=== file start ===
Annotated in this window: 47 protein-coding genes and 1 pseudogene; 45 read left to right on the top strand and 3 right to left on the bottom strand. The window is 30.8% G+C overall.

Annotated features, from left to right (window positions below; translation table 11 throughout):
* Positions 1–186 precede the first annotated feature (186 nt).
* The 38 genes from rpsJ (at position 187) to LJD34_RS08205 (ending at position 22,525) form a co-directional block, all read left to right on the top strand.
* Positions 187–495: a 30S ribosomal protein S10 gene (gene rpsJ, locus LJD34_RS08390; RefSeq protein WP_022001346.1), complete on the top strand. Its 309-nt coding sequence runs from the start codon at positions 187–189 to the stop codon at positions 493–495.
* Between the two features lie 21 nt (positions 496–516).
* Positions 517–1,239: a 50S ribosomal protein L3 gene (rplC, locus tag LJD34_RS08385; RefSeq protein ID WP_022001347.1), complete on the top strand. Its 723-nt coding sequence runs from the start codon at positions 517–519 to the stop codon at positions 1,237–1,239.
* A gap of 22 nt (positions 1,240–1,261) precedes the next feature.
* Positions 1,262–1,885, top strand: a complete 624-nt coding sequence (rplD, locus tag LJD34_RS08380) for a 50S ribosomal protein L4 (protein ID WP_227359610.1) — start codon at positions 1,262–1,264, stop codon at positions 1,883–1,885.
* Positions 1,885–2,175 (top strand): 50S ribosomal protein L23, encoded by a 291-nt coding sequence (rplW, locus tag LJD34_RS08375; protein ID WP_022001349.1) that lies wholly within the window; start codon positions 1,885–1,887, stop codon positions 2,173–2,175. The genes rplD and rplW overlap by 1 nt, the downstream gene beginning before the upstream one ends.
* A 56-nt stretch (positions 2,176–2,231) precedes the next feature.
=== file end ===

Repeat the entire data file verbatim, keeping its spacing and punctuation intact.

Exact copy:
Annotated in this window: 47 protein-coding genes and 1 pseudogene; 45 read left to right on the top strand and 3 right to left on the bottom strand. The window is 30.8% G+C overall.

Annotated features, from left to right (window positions below; translation table 11 throughout):
* Positions 1–186 precede the first annotated feature (186 nt).
* The 38 genes from rpsJ (at position 187) to LJD34_RS08205 (ending at position 22,525) form a co-directional block, all read left to right on the top strand.
* Positions 187–495: a 30S ribosomal protein S10 gene (gene rpsJ, locus LJD34_RS08390; RefSeq protein WP_022001346.1), complete on the top strand. Its 309-nt coding sequence runs from the start codon at positions 187–189 to the stop codon at positions 493–495.
* Between the two features lie 21 nt (positions 496–516).
* Positions 517–1,239: a 50S ribosomal protein L3 gene (rplC, locus tag LJD34_RS08385; RefSeq protein ID WP_022001347.1), complete on the top strand. Its 723-nt coding sequence runs from the start codon at positions 517–519 to the stop codon at positions 1,237–1,239.
* A gap of 22 nt (positions 1,240–1,261) precedes the next feature.
* Positions 1,262–1,885, top strand: a complete 624-nt coding sequence (rplD, locus tag LJD34_RS08380) for a 50S ribosomal protein L4 (protein ID WP_227359610.1) — start codon at positions 1,262–1,264, stop codon at positions 1,883–1,885.
* Positions 1,885–2,175 (top strand): 50S ribosomal protein L23, encoded by a 291-nt coding sequence (rplW, locus tag LJD34_RS08375; protein ID WP_022001349.1) that lies wholly within the window; start codon positions 1,885–1,887, stop codon positions 2,173–2,175. The genes rplD and rplW overlap by 1 nt, the downstream gene beginning before the upstream one ends.
* A 56-nt stretch (positions 2,176–2,231) precedes the next feature.